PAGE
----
TASMANIA · LP -- Refund ? Why, he was taxed on the amount which he had to pay to the horse owner - a nice state of affairs. {: .speaker-JYT} ##### Senator Ferricks: -- Then he lost by the transaction? {: .speaker-K18} ##### Senator BAKHAP: -- Oh, no! The prize which he won amounted to *£5,000,* and I have no doubt that he would like to have a similar transaction every day in the week. But my point is that it is hypocritical and improper on our part to levy taxation on an institution which we do not legally recognise, and the operations of which we do all that we can to curtail. {: #debate-12-s36 .speaker-JZ9} ##### Senator O'KEEFE:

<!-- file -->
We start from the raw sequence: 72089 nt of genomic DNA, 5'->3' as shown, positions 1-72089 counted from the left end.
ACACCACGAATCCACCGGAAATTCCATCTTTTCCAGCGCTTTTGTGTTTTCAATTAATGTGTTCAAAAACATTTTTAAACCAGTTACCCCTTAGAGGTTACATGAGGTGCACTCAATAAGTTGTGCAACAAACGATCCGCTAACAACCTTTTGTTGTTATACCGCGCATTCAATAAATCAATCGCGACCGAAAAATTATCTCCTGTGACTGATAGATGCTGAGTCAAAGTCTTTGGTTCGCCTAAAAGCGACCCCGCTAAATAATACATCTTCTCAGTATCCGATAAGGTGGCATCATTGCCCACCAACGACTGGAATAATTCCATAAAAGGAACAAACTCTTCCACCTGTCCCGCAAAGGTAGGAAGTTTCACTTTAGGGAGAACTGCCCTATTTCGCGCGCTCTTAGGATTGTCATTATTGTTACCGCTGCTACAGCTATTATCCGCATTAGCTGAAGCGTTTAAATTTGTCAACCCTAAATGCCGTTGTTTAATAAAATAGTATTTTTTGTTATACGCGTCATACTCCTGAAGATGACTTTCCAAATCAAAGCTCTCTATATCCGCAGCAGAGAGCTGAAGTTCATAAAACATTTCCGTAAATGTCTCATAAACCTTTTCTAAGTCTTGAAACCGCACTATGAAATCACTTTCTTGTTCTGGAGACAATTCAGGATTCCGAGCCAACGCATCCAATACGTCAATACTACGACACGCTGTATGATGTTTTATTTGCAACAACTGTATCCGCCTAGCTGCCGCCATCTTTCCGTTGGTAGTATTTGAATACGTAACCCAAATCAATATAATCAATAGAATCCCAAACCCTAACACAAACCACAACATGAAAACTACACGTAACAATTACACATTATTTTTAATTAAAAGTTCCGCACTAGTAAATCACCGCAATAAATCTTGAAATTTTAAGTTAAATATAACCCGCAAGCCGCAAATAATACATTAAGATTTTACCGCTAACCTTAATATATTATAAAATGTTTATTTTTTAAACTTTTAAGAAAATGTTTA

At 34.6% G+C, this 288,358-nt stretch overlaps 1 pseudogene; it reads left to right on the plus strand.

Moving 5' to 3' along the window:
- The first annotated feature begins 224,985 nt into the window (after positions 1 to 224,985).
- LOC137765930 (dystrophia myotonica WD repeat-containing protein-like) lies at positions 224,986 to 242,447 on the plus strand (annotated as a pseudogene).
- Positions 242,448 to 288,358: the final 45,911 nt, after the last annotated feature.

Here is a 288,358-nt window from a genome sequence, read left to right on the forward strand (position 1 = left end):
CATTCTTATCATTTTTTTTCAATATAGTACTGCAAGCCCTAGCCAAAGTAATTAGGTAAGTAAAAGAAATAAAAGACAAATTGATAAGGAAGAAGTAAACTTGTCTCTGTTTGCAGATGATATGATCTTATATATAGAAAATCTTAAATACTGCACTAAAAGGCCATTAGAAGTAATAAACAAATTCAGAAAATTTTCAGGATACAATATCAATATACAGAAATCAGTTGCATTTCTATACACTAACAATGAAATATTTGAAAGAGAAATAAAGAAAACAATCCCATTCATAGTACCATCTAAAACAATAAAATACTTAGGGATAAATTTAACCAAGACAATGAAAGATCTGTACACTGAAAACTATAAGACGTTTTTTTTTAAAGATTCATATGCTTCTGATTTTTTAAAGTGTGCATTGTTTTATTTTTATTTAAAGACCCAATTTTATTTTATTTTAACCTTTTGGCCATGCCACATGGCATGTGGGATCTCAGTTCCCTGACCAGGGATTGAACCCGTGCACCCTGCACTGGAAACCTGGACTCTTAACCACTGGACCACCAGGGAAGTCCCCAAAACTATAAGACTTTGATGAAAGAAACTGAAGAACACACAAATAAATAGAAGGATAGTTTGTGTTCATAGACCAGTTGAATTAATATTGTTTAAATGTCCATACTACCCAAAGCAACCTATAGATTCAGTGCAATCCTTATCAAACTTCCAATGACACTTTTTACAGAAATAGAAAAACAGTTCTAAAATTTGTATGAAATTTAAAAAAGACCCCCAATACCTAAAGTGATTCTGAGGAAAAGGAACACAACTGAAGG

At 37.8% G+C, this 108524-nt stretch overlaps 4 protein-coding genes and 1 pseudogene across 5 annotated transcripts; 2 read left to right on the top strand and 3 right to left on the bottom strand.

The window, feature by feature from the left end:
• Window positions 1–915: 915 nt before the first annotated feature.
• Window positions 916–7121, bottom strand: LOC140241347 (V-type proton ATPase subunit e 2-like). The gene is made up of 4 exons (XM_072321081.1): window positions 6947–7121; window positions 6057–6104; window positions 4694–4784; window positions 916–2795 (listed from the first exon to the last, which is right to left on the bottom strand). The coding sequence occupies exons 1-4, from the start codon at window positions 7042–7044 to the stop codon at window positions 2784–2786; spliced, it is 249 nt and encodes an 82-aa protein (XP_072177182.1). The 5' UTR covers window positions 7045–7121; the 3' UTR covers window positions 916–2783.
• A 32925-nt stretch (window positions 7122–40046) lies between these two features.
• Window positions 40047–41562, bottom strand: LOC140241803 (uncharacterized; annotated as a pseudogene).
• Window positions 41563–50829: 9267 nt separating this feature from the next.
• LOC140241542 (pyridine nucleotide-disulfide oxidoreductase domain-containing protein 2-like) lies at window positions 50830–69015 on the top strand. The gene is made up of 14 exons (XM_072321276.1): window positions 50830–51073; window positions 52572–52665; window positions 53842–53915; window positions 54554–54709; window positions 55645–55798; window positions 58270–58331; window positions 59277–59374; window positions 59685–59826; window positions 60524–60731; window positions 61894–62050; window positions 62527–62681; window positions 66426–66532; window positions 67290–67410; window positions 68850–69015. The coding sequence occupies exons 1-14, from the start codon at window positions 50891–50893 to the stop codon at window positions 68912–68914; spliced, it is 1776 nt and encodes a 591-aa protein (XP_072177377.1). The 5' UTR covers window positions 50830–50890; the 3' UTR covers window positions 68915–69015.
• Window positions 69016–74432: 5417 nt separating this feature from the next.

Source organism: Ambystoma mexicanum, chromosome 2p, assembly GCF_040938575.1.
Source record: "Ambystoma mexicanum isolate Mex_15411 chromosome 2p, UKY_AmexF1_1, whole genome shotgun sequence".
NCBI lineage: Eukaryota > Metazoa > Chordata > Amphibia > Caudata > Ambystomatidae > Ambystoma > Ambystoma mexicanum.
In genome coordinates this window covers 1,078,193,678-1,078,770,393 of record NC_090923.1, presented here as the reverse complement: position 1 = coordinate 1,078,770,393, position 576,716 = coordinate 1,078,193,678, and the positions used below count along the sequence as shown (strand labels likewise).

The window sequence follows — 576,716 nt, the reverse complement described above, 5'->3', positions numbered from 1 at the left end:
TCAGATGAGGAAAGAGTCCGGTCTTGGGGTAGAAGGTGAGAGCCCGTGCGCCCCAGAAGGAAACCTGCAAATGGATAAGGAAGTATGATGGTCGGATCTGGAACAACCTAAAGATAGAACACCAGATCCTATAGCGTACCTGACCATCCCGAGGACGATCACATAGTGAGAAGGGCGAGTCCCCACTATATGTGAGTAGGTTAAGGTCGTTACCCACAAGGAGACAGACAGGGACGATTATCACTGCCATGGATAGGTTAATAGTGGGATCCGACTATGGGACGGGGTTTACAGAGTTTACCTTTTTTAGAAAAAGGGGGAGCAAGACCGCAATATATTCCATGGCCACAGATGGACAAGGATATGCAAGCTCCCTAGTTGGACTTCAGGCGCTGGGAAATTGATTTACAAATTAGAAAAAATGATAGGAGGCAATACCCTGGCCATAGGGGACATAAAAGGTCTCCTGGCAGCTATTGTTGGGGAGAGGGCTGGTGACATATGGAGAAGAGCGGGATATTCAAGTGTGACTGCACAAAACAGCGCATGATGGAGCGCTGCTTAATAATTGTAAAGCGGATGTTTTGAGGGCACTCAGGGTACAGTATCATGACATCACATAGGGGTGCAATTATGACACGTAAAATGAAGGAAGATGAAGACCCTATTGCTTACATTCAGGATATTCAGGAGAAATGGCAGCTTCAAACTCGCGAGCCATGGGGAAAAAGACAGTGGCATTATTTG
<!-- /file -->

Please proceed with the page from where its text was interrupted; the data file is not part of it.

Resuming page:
Tasmania -- This is a very old question. I recollect that within two or three years of the period when the first Senate assembled here, we had under consideration a section in our Postal Act which prohibits people from using the Post Office as a medium to forward money to gambling institutions. Upon that occasion I took up an attitude very similar to that which has been taken up by **Senator Bakhap** today. Although I have never been a " State righter," I stressed the rights of the States then, and I emphasized that the proposal which we were then considering was intended to accomplish indirectly what this Parliament had no power to achieve directly. We have no power under the Constitution to interfere with the forms of gambling that ob tain in any State. Each State - including Tasmania - has its own legalized forms of gambling. The form which is specially legalized in Tasmania is Tattersall's. The provision in our Postal Act to which I have referred, constitutes an infringement of State rights. It infringes the rights of Tasmania, but does not attempt to infringe the rights of other States in connexion with gambling.. When it was under consideration in this Chamber, bookmakers were countenanced! in some States in which the totalizator had not been legalized. In other parts of Australia both bookmakers and totalizator had been legalized. In certain States only the totalizator was recognised, and in others only the bookmaker was allowed to ply his vocation. It was thus entirely within the province of each State Legislature to control the forms of gambling that were carried on within its own State borders. At that time, Tasmania had legalized the totalizator, and also the institution known as Tattersall's. The provision in our Postal Act indirectly sought to crush that institution by prohibiting the public from sending money for tickets through the Post Office. On that occasion, those who knew something of human nature, pointed out that the result of such legislation would be that all over Australia there would spring up a number of illicit institutions - a number of agencies which would break the law, and which it would be impossible to suppress. I am now alluding to agencies which will accept the price of a ticket in Tattersall's from anybody and which - after they have secured a large sum of money - contrive to find some means of forwarding it from the mainland to that lottery. In Tasmania, too, there are similar agencies in every town. In Hobart the public are at liberty to purchase tickets in Tattersall's over the counter. I repeat that the Commonwealth said to Tasmania, "You shall not' carry on gambling in this form." The Tasmanian representatives pointed out that if the Commonwealth desired to be consistent it should lay down the same dictum in regard to every other State of the Union. The Government of that day acted the part of the flagrant hypocrite by inserting this provision in our Postal Act. What has happened since? From that time onward, the volume of business connected *Income Tax* [30 May, 1918.] *Assessment Bill.* 5271 with Tattersall's has not diminished, but has rather increased. It is true that money for tickets cannot be forwarded through the Poet Office. It is breaking the law for any person to send a letter through the post to Tattersall's, which is a prohibited address. Hundreds of reputable business people in Hobart have during the last few years, at one time or another, been put to enormous trouble because they have innocently put into Tattersall's a small amount sent to them by some friend on the mainland or in New Zealand, with a request that, as a personal favour, it should be so invested. These business people have made nothing out of it. They have not acted as agents for a commission, but have simply obliged a friend or customer. As soon as it is discovered that this has been done, I do not say once, but, perhaps, a few times, the Postal Department has gazetted them as prohibited addresses, and, on dozens of occasions, to my knowledge, they have had to get Tasmanian members of the Federal Parliament to intercede for them with the Postmaster-General. {: .speaker-K2L} ##### Senator Reid: -- Have you ever acted as agent? {: .speaker-JZ9} ##### Senator O'KEEFE: -- Never, in the recognised meaning of the word agent, for a commission; but on hundreds of occasions I have complied with the request of a friend, who has sent me a letter, and purchased a ticket for him. In doing so, I have not broken any Tasmanian law. Those business people have been caused tremendous trouble and inconvenience and loss through the Postal Department refusing to deliver letters to them, and members have had to see the PostmasterGeneral, pointing out that those people are not recognised agents, and pleading with the Postmaster-General to remove the prohibition. Dozens of wires have sometimes had to pass between the prohibited person, whose business is suffering, and the Postmaster-General before the prohibition has been removed. All this shows the hyprocisy of the whole business; and now the Government propose to make the promoter of the sweeps the tax-gatherer for them, while, at the same time, declaring in the Post and Telegraph Act that the lottery is illegal. The position is untenable from the point of view of honest legislation, and undoubtedly hypocritical. {: #debate-12-s37 .speaker-KMP} ##### Senator GRANT: